ALBUM 20: 5×5 Live | 2012 | designer: Peacock
The packaging for the next album in their sequence of releases fell to Peacock Design, who have a plethora of compilations for every conceivable label to their credit. They also have designed the recent Kate Bush and Simply Red albums in addition to the last three Simple Minds album releases. Never underestimate the management connection with Simply Red! Quietus Management runs the show for both bands as well as Jim Kerr’s ex-wife #1 both with, and without The Pretenders in tow. People have a talk in a pub, and the next thing you know, the same design firm is working on all of your clients. If you have a good lead, it makes a lot of sense to only have to deal with one company across the range of your charges.
Fortunately, Peacock have done reasonably good work for Simple Minds. The “5×5 Live” was an ambitious package; two CDs and a 24 page booklet plus a poster in the now-familiar EMI Group 5″x5″ box [how appropriate] laminated with the art printed on durable paper. The poster took the basic look of the actual posters used to promote the show as shown in the image below, albeit, in a square format with no specific gig info as shown in the lower third of the image.
Their overall design theme was the familiar urban plaster wall fly posted with countless gig posters. All of their first five [six, as I call it] album images were layered and collaged with the all important modern, sans serif font used for the band name. It looks like ITC Blair Medium to these eyes. I would have chosen the same font, had it been solely up to me. But the other fonts used were more daring. In keeping with the live concert spirit of the package, all other fonts used were lo-res bitmap fonts as on a printed concert ticket. The box had a sticker on the shrink wrap [as shown on the first image] that actually did look like a ticket.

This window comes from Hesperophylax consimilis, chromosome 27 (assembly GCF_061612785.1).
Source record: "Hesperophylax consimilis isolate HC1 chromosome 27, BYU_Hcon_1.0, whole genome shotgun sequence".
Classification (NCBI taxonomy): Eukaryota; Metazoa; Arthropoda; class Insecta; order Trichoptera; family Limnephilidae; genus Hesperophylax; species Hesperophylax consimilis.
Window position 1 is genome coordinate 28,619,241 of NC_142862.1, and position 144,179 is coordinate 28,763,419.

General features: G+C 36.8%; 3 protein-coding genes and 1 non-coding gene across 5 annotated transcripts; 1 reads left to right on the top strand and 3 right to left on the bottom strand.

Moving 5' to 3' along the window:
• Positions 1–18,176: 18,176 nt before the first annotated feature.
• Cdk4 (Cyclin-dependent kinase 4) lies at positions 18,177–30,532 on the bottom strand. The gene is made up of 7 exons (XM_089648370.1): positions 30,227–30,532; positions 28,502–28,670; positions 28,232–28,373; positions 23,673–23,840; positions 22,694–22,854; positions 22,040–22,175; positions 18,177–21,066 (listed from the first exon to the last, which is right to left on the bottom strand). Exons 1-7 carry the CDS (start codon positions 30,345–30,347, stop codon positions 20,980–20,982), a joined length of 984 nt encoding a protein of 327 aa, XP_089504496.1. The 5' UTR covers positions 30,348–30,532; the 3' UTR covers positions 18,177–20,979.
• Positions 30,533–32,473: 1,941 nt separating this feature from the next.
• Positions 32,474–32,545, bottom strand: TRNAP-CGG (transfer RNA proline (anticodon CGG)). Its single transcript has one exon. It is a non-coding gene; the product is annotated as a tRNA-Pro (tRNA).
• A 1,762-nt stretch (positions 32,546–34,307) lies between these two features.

The design managed to adroitly montage the entire period iconography of the band relevant to the shows in a fairly cohesive, if flexible, fashion. It was clearly the best way to do so. The booklet featured live photos and notes by all five of the band members about the shows. Backing vocalist Sarah Brown was not on this one among all of the tours she’s been a part of since 2009. That was appropriate since the band never had a backing vocalist until 1986, which was not under the purview of this project even more backward gazing project. The cover collage then only featured a collage of Jim Kerr, Charlie Burchill, Mel Gaynor, Andy Gillespie and new addition Ged Grimes roughly assembled in Photoshop in a reflex blue and red, overprinted package. Even the CD disc art was overprinted for a minimal, late 70s effect.